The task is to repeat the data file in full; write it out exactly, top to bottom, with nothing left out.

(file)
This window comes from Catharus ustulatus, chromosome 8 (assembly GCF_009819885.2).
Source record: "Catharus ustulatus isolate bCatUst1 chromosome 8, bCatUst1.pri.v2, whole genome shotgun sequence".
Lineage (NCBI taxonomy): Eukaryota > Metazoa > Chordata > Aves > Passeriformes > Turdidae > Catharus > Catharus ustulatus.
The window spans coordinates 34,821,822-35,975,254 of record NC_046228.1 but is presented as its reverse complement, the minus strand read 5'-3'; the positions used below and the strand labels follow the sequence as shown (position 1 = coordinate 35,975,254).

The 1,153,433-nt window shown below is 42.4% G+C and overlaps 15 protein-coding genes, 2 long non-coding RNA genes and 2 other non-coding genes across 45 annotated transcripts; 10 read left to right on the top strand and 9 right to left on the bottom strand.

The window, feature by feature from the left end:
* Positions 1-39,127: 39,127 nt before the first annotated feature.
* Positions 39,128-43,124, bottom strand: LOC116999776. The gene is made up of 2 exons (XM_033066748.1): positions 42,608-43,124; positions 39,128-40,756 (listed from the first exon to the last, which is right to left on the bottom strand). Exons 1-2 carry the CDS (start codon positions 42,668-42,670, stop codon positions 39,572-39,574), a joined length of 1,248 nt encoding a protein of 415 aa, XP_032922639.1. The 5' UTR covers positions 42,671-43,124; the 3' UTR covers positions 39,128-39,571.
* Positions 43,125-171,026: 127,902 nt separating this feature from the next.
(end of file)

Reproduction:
This window comes from Catharus ustulatus, chromosome 8 (assembly GCF_009819885.2).
Source record: "Catharus ustulatus isolate bCatUst1 chromosome 8, bCatUst1.pri.v2, whole genome shotgun sequence".
Lineage (NCBI taxonomy): Eukaryota > Metazoa > Chordata > Aves > Passeriformes > Turdidae > Catharus > Catharus ustulatus.
The window spans coordinates 34,821,822-35,975,254 of record NC_046228.1 but is presented as its reverse complement, the minus strand read 5'-3'; the positions used below and the strand labels follow the sequence as shown (position 1 = coordinate 35,975,254).

The 1,153,433-nt window shown below is 42.4% G+C and overlaps 15 protein-coding genes, 2 long non-coding RNA genes and 2 other non-coding genes across 45 annotated transcripts; 10 read left to right on the top strand and 9 right to left on the bottom strand.

The window, feature by feature from the left end:
* Positions 1-39,127: 39,127 nt before the first annotated feature.
* Positions 39,128-43,124, bottom strand: LOC116999776. The gene is made up of 2 exons (XM_033066748.1): positions 42,608-43,124; positions 39,128-40,756 (listed from the first exon to the last, which is right to left on the bottom strand). Exons 1-2 carry the CDS (start codon positions 42,668-42,670, stop codon positions 39,572-39,574), a joined length of 1,248 nt encoding a protein of 415 aa, XP_032922639.1. The 5' UTR covers positions 42,671-43,124; the 3' UTR covers positions 39,128-39,571.
* Positions 43,125-171,026: 127,902 nt separating this feature from the next.